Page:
In 1859 the AA moved to larger premises, sharing 9 Conduit Street with the RIBA. Publicity and promotion was taken more seriously, with the annual publication of the AA’s prospectus or Brown Book and the formation of a library. Membership increased steadily and the social life of the AA flourished, the soirée and the annual dinner becoming key events within the calendar and forming semi-public forums for heated debate, protest and the exhibition of biting satire. In addition, a tradition of an annual excursion was established in 1870, destinations subsequently taking in the English counties and cathedral cities but also venturing on to the Continent, visiting Charente in 1875 and Italy in 1880. The relatively new medium of photography was embraced and alongside the AA Sketch Book (published 1867–1913, 1923) a series of photograph albums were printed which served to document many historic buildings and landscapes now lost.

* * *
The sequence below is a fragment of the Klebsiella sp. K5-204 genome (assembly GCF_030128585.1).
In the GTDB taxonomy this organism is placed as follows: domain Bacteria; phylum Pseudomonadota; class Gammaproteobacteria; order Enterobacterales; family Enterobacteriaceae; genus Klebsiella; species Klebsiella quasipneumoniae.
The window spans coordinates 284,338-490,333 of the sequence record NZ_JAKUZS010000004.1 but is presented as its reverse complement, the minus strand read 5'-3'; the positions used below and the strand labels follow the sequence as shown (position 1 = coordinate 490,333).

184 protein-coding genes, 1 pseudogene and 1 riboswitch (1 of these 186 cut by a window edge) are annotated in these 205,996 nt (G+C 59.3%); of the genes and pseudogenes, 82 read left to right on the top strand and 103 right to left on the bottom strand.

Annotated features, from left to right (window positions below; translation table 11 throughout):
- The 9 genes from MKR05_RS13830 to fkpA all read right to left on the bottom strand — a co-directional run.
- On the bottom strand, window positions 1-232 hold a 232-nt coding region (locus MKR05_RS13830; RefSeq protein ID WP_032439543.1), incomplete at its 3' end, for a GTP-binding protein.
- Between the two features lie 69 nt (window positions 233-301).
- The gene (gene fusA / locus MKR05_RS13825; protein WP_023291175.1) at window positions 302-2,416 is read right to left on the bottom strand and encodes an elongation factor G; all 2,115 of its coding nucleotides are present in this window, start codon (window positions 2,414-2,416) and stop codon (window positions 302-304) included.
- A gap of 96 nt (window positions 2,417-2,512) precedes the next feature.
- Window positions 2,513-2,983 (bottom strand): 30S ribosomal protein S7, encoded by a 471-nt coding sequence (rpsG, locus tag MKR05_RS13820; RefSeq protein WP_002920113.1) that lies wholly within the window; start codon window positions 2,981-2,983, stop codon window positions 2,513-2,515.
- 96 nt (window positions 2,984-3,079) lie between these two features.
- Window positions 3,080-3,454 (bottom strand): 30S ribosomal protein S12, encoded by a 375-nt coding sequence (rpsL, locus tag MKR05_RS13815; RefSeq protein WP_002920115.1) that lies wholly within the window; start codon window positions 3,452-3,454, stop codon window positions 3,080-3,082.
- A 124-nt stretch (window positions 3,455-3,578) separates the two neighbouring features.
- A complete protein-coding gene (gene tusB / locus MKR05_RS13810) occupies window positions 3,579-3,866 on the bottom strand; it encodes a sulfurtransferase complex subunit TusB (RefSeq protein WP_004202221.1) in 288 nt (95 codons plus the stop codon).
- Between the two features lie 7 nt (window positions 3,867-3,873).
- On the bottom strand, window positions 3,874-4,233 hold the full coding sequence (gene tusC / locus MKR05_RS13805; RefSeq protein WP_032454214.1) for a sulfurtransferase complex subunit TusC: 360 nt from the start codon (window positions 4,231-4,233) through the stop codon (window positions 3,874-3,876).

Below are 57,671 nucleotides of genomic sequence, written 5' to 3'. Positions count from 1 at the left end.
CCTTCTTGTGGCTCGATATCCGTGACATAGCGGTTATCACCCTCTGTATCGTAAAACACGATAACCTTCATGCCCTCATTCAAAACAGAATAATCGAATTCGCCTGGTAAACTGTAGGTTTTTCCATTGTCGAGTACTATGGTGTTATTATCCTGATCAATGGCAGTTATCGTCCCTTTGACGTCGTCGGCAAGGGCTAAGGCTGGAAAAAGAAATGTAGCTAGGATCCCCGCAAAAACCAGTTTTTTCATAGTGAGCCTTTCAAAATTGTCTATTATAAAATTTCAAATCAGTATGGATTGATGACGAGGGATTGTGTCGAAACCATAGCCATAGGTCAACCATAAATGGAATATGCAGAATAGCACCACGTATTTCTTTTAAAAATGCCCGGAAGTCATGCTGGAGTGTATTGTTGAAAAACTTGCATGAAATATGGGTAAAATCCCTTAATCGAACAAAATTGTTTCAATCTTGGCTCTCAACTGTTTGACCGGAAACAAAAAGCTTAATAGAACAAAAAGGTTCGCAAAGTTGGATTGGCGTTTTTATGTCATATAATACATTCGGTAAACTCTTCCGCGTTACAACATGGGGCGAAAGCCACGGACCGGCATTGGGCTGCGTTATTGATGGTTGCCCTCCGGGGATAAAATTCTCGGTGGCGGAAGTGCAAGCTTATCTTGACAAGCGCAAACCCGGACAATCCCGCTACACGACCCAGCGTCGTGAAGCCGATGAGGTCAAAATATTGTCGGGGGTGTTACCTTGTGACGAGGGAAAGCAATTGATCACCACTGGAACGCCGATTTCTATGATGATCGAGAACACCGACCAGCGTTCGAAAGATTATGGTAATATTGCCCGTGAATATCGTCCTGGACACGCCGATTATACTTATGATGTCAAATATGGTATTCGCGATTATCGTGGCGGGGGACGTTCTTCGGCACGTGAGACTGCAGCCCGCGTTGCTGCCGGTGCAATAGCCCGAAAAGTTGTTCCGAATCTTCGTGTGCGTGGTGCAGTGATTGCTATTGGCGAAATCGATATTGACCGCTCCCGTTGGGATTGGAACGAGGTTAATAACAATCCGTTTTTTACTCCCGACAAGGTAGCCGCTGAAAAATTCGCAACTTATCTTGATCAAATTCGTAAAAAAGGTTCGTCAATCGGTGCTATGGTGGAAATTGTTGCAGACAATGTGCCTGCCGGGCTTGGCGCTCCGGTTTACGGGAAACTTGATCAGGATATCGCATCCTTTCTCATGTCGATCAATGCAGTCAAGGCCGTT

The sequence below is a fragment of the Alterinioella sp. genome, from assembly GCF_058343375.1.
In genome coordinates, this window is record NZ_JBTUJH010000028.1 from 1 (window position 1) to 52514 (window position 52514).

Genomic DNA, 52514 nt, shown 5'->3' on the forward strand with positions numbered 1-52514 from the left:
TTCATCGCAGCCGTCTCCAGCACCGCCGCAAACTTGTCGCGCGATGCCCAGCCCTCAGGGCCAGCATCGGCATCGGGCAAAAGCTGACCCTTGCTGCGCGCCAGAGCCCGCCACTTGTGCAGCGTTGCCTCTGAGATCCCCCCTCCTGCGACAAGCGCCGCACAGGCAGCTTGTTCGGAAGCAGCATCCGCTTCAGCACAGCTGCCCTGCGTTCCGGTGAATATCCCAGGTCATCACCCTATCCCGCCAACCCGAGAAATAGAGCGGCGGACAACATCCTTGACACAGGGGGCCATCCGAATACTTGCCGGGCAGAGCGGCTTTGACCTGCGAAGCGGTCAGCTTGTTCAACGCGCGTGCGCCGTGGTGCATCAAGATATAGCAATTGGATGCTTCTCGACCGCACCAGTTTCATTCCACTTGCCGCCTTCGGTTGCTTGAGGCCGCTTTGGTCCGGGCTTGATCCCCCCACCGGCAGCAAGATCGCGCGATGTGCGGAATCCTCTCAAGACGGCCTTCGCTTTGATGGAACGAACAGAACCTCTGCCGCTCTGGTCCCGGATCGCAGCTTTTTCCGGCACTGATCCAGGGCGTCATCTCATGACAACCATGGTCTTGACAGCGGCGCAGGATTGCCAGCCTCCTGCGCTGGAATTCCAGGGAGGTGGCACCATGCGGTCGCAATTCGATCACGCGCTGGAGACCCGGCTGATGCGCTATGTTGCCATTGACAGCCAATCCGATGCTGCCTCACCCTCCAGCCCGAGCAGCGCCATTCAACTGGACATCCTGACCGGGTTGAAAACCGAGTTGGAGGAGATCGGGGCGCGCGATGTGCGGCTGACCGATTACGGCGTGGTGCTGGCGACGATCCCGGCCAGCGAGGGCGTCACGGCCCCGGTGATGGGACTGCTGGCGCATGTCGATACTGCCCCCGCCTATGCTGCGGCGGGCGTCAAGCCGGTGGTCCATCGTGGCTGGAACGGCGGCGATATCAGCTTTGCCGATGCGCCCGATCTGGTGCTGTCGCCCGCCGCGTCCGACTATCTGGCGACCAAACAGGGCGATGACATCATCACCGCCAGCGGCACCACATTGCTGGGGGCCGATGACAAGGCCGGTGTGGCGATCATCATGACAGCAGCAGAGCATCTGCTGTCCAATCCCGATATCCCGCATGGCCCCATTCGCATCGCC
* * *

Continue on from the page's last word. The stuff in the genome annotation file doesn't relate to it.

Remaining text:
The late 1880s also saw the Association’s first monthly journal, the AA Notes, provide yet another forum through which issues could be discussed, publications reviewed and events advertised. Fuelling such increased activities and dynamism was a vast expansion of student numbers which came with the introduction in 1882 of the RIBA’s compulsory exam. The rising numbers and the demands of the new examination system prompted the AA, at the turn of the 1890s to re-examine its ‘mutual’ system of study. Under its dynamic President, Leonard Stokes, the AA underwent a major structural reorganisation that laid the groundwork for a more systematic, methodical course of study and the eventual founding of a day school in 1901. As part of these reforms the AA moved to new premises in 1891, renting rooms in Great Marlborough Street. Nevertheless, space remained an issue and in 1902 the AA accepted the gift of the premises and collections of the Royal Architectural Museum, Tufton Street. This move provided much-needed classrooms but from the outset the Museum’s collections was viewed as old-fashioned curiosities by the School’s students. Tastes within the school had moved decisively away from the Gothic and by the mid 1890s an Arts and Craft-inspired Vernacular had gained the upper hand, with the AA even forming a School of Design and Handicraft in 1895.